It has been reported that the US arm of the Save the Children Foundation has been targeted by cyber criminals, costing it almost $1 million after an employee fell victim to a phishing attack.
The compromised account was used to impersonate the staff member in order to create several bogus invoices and other documentation related to solar panels for health centres in Pakistan.
The fraudulent documentation was not challenged and the payment of almost $1 million was made to an entity in Japan.
By the time the charity realised that the invoices were fake, it was too late. Fortunately, the majority of costs were recovered through insurance, but the charity still lost $112,000.
Stacy Brandom, chief financial officer of Save the Children, said: “We have improved our security measures to help ensure this does not happen again.”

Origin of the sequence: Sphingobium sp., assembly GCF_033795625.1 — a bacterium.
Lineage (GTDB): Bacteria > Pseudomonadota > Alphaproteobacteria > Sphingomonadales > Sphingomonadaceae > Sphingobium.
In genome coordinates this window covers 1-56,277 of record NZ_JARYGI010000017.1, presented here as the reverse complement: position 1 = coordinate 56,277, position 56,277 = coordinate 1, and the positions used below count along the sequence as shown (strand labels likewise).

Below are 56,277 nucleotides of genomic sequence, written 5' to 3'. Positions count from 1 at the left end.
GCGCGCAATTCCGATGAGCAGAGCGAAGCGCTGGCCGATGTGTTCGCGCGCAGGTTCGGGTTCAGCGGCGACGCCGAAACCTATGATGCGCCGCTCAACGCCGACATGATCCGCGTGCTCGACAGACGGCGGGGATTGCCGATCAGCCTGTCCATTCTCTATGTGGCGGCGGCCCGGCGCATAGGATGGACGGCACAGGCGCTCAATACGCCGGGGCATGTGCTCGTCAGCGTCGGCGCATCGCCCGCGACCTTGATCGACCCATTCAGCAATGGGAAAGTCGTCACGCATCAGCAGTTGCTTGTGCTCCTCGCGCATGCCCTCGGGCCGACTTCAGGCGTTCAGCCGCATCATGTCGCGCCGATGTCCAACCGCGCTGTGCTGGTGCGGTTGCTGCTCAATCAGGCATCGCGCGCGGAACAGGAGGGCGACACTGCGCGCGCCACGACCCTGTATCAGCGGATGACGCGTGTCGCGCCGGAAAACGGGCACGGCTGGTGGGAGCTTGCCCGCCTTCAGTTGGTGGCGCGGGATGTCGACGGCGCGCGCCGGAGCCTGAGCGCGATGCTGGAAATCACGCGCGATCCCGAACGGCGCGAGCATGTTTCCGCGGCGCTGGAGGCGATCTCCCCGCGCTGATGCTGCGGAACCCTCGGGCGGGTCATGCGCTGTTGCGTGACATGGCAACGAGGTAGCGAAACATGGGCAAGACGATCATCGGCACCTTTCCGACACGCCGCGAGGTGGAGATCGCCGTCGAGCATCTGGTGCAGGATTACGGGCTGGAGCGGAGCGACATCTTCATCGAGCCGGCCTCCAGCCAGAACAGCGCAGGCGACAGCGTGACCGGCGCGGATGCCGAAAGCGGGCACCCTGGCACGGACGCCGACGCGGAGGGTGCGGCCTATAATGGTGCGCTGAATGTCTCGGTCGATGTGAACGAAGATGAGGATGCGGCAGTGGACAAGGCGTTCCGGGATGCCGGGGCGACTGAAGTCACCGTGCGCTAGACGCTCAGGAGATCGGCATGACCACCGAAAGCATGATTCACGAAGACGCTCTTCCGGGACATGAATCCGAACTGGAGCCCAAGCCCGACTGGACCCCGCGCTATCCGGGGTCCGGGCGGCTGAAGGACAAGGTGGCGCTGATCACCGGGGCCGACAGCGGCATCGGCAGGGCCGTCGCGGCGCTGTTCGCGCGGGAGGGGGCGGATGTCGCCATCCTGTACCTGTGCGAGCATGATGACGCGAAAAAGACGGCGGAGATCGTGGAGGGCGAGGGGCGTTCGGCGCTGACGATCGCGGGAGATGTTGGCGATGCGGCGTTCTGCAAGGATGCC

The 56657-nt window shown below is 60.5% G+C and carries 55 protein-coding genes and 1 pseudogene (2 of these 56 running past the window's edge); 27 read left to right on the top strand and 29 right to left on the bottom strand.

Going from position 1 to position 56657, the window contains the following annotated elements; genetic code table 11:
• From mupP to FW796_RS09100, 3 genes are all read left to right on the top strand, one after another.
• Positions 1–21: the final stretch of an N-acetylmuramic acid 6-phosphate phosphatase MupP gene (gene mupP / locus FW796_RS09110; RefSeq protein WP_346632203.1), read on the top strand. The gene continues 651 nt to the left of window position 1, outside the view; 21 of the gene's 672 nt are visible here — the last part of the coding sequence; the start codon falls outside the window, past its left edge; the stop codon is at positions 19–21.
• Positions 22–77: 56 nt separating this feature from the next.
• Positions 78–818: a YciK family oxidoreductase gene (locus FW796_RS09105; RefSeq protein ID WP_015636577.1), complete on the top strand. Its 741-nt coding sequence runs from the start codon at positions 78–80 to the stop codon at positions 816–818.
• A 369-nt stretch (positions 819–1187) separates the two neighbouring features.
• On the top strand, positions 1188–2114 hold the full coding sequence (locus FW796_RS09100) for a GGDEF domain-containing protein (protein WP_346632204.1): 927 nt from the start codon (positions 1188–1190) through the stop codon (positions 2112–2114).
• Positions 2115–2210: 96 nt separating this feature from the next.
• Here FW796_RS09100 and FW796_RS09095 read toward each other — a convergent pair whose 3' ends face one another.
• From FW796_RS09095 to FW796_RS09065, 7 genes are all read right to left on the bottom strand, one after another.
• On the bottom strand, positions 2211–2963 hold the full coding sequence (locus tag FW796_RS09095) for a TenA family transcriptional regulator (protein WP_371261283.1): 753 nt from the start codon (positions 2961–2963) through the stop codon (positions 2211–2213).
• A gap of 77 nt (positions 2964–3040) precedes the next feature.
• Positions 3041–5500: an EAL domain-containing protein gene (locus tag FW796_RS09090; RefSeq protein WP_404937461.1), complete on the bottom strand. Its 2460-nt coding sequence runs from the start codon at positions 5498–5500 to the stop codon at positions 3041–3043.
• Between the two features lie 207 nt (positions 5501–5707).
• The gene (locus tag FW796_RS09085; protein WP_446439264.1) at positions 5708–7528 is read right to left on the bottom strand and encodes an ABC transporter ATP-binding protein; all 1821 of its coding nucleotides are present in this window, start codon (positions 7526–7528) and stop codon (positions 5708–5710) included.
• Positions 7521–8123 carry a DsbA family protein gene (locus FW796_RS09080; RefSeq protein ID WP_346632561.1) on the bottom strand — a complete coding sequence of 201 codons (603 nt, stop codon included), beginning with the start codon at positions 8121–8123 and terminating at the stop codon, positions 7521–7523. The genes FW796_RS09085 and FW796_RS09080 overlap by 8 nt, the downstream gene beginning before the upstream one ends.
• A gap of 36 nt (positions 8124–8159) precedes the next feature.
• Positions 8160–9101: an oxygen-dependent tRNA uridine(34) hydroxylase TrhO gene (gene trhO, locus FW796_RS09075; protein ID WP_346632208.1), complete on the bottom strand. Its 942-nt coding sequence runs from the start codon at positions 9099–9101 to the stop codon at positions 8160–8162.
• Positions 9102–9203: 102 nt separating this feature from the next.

This is an example of successful business email compromise (BEC). Although BEC is more sophisticated than regular phishing scams, the same lessons apply to avoid falling victim.
Don’t take the risk – educate your employees
Educate your employees to ensure that they can spot the tell-tale signs that something isn’t quite right with an email, phone call, text message or other attack vector.
We provide plenty of free advice on the things you should look out for, but we encourage you to delve deeper to give you and your employees a thorough understanding of the threats facing them.
Our Phishing Staff Awareness E-learning Course helps employees take action against fraudsters, showing staff how to spot phishing scams, how to respond to them and what happens when they fall victim.